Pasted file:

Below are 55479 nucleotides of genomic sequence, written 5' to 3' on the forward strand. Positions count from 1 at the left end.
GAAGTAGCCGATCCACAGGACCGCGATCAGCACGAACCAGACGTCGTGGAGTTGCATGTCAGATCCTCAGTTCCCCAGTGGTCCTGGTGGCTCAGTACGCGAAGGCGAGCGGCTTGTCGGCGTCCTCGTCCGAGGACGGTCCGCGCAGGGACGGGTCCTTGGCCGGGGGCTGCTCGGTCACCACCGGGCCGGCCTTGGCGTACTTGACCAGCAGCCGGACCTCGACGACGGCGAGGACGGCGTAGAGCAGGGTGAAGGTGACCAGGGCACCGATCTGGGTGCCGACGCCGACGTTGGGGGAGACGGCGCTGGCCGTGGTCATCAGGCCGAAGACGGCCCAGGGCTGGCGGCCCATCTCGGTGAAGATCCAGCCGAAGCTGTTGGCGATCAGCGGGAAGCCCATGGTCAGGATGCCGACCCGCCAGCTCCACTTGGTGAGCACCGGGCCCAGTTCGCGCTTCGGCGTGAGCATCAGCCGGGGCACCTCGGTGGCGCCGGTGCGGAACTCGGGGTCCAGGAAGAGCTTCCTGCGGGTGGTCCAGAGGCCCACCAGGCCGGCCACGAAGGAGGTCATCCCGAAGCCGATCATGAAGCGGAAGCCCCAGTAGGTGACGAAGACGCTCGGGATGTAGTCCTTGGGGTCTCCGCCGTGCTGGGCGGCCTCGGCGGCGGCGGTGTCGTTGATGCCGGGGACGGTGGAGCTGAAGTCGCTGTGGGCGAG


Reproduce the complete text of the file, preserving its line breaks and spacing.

Below are 55479 nucleotides of genomic sequence, written 5' to 3' on the forward strand. Positions count from 1 at the left end.
GAAGTAGCCGATCCACAGGACCGCGATCAGCACGAACCAGACGTCGTGGAGTTGCATGTCAGATCCTCAGTTCCCCAGTGGTCCTGGTGGCTCAGTACGCGAAGGCGAGCGGCTTGTCGGCGTCCTCGTCCGAGGACGGTCCGCGCAGGGACGGGTCCTTGGCCGGGGGCTGCTCGGTCACCACCGGGCCGGCCTTGGCGTACTTGACCAGCAGCCGGACCTCGACGACGGCGAGGACGGCGTAGAGCAGGGTGAAGGTGACCAGGGCACCGATCTGGGTGCCGACGCCGACGTTGGGGGAGACGGCGCTGGCCGTGGTCATCAGGCCGAAGACGGCCCAGGGCTGGCGGCCCATCTCGGTGAAGATCCAGCCGAAGCTGTTGGCGATCAGCGGGAAGCCCATGGTCAGGATGCCGACCCGCCAGCTCCACTTGGTGAGCACCGGGCCCAGTTCGCGCTTCGGCGTGAGCATCAGCCGGGGCACCTCGGTGGCGCCGGTGCGGAACTCGGGGTCCAGGAAGAGCTTCCTGCGGGTGGTCCAGAGGCCCACCAGGCCGGCCACGAAGGAGGTCATCCCGAAGCCGATCATGAAGCGGAAGCCCCAGTAGGTGACGAAGACGCTCGGGATGTAGTCCTTGGGGTCTCCGCCGTGCTGGGCGGCCTCGGCGGCGGCGGTGTCGTTGATGCCGGGGACGGTGGAGCTGAAGTCGCTGTGGGCGAG